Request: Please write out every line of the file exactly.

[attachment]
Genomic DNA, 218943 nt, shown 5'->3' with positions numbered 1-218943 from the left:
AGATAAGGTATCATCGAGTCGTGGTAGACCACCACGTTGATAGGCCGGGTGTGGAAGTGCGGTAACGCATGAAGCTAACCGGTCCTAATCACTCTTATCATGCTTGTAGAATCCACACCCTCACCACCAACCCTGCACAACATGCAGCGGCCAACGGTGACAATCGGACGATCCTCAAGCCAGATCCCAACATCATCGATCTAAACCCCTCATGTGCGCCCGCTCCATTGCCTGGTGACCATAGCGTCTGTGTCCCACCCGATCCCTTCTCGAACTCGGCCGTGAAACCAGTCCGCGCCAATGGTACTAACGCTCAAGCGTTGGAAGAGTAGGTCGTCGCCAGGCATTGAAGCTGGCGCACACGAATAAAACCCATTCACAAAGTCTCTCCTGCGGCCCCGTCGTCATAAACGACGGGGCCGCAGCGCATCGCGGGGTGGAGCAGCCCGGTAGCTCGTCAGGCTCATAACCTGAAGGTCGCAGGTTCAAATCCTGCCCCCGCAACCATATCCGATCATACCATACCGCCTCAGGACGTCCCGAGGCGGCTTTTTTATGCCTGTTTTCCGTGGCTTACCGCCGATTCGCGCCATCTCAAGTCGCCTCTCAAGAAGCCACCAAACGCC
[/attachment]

Genomic DNA, 218943 nt, shown 5'->3' with positions numbered 1-218943 from the left:
AGATAAGGTATCATCGAGTCGTGGTAGACCACCACGTTGATAGGCCGGGTGTGGAAGTGCGGTAACGCATGAAGCTAACCGGTCCTAATCACTCTTATCATGCTTGTAGAATCCACACCCTCACCACCAACCCTGCACAACATGCAGCGGCCAACGGTGACAATCGGACGATCCTCAAGCCAGATCCCAACATCATCGATCTAAACCCCTCATGTGCGCCCGCTCCATTGCCTGGTGACCATAGCGTCTGTGTCCCACCCGATCCCTTCTCGAACTCGGCCGTGAAACCAGTCCGCGCCAATGGTACTAACGCTCAAGCGTTGGAAGAGTAGGTCGTCGCCAGGCATTGAAGCTGGCGCACACGAATAAAACCCATTCACAAAGTCTCTCCTGCGGCCCCGTCGTCATAAACGACGGGGCCGCAGCGCATCGCGGGGTGGAGCAGCCCGGTAGCTCGTCAGGCTCATAACCTGAAGGTCGCAGGTTCAAATCCTGCCCCCGCAACCATATCCGATCATACCATACCGCCTCAGGACGTCCCGAGGCGGCTTTTTTATGCCTGTTTTCCGTGGCTTACCGCCGATTCGCGCCATCTCAAGTCGCCTCTCAAGAAGCCACCAAACGCC